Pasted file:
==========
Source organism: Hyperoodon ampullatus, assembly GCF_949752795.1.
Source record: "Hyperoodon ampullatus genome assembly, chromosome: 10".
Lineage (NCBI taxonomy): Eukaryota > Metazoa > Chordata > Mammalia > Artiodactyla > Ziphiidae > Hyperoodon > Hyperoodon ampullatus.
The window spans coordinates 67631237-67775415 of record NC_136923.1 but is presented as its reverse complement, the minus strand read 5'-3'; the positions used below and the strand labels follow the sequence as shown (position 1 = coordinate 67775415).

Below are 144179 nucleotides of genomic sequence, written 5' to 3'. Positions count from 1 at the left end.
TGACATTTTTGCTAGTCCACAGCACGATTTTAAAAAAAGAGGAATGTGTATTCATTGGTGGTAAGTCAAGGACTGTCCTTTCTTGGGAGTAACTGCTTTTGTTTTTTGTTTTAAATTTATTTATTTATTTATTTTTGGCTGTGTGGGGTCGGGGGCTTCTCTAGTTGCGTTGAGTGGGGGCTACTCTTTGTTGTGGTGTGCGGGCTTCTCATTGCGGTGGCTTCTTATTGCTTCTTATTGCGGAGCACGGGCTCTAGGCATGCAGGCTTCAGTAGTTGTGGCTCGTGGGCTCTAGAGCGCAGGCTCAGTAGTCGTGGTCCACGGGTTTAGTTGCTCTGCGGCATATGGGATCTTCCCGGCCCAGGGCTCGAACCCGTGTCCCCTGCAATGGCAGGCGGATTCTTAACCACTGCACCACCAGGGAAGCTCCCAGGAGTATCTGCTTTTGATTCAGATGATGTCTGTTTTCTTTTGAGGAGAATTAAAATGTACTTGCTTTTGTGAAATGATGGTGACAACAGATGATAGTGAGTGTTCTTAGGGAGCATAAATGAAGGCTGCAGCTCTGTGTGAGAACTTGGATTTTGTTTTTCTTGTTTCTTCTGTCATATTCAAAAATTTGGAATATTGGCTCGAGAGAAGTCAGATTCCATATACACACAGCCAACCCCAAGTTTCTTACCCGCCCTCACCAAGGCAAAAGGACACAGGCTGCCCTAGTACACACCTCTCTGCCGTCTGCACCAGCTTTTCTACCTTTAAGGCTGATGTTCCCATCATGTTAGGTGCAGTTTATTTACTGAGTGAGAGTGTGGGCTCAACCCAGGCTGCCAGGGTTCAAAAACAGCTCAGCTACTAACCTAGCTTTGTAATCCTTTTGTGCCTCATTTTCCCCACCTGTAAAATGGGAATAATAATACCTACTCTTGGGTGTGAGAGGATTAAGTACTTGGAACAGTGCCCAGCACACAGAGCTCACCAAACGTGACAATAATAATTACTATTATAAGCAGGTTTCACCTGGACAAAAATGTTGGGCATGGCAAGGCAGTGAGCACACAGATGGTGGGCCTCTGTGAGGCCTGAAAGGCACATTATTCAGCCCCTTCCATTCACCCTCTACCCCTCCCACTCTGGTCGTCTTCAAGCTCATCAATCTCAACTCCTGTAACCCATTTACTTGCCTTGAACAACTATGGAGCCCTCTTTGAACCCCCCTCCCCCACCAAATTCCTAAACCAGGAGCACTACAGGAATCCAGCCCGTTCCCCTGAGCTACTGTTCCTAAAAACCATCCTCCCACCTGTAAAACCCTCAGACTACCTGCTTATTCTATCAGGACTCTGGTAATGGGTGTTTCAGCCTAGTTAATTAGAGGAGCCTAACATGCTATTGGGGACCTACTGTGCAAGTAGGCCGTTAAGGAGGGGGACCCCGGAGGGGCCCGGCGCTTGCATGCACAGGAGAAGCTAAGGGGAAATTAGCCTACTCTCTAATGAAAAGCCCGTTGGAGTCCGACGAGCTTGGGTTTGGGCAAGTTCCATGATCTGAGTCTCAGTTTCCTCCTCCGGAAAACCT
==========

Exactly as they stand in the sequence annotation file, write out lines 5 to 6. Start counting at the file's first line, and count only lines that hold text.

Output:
Below are 144179 nucleotides of genomic sequence, written 5' to 3'. Positions count from 1 at the left end.
TGACATTTTTGCTAGTCCACAGCACGATTTTAAAAAAAGAGGAATGTGTATTCATTGGTGGTAAGTCAAGGACTGTCCTTTCTTGGGAGTAACTGCTTTTGTTTTTTGTTTTAAATTTATTTATTTATTTATTTTTGGCTGTGTGGGGTCGGGGGCTTCTCTAGTTGCGTTGAGTGGGGGCTACTCTTTGTTGTGGTGTGCGGGCTTCTCATTGCGGTGGCTTCTTATTGCTTCTTATTGCGGAGCACGGGCTCTAGGCATGCAGGCTTCAGTAGTTGTGGCTCGTGGGCTCTAGAGCGCAGGCTCAGTAGTCGTGGTCCACGGGTTTAGTTGCTCTGCGGCATATGGGATCTTCCCGGCCCAGGGCTCGAACCCGTGTCCCCTGCAATGGCAGGCGGATTCTTAACCACTGCACCACCAGGGAAGCTCCCAGGAGTATCTGCTTTTGATTCAGATGATGTCTGTTTTCTTTTGAGGAGAATTAAAATGTACTTGCTTTTGTGAAATGATGGTGACAACAGATGATAGTGAGTGTTCTTAGGGAGCATAAATGAAGGCTGCAGCTCTGTGTGAGAACTTGGATTTTGTTTTTCTTGTTTCTTCTGTCATATTCAAAAATTTGGAATATTGGCTCGAGAGAAGTCAGATTCCATATACACACAGCCAACCCCAAGTTTCTTACCCGCCCTCACCAAGGCAAAAGGACACAGGCTGCCCTAGTACACACCTCTCTGCCGTCTGCACCAGCTTTTCTACCTTTAAGGCTGATGTTCCCATCATGTTAGGTGCAGTTTATTTACTGAGTGAGAGTGTGGGCTCAACCCAGGCTGCCAGGGTTCAAAAACAGCTCAGCTACTAACCTAGCTTTGTAATCCTTTTGTGCCTCATTTTCCCCACCTGTAAAATGGGAATAATAATACCTACTCTTGGGTGTGAGAGGATTAAGTACTTGGAACAGTGCCCAGCACACAGAGCTCACCAAACGTGACAATAATAATTACTATTATAAGCAGGTTTCACCTGGACAAAAATGTTGGGCATGGCAAGGCAGTGAGCACACAGATGGTGGGCCTCTGTGAGGCCTGAAAGGCACATTATTCAGCCCCTTCCATTCACCCTCTACCCCTCCCACTCTGGTCGTCTTCAAGCTCATCAATCTCAACTCCTGTAACCCATTTACTTGCCTTGAACAACTATGGAGCCCTCTTTGAACCCCCCTCCCCCACCAAATTCCTAAACCAGGAGCACTACAGGAATCCAGCCCGTTCCCCTGAGCTACTGTTCCTAAAAACCATCCTCCCACCTGTAAAACCCTCAGACTACCTGCTTATTCTATCAGGACTCTGGTAATGGGTGTTTCAGCCTAGTTAATTAGAGGAGCCTAACATGCTATTGGGGACCTACTGTGCAAGTAGGCCGTTAAGGAGGGGGACCCCGGAGGGGCCCGGCGCTTGCATGCACAGGAGAAGCTAAGGGGAAATTAGCCTACTCTCTAATGAAAAGCCCGTTGGAGTCCGACGAGCTTGGGTTTGGGCAAGTTCCATGATCTGAGTCTCAGTTTCCTCCTCCGGAAAACCT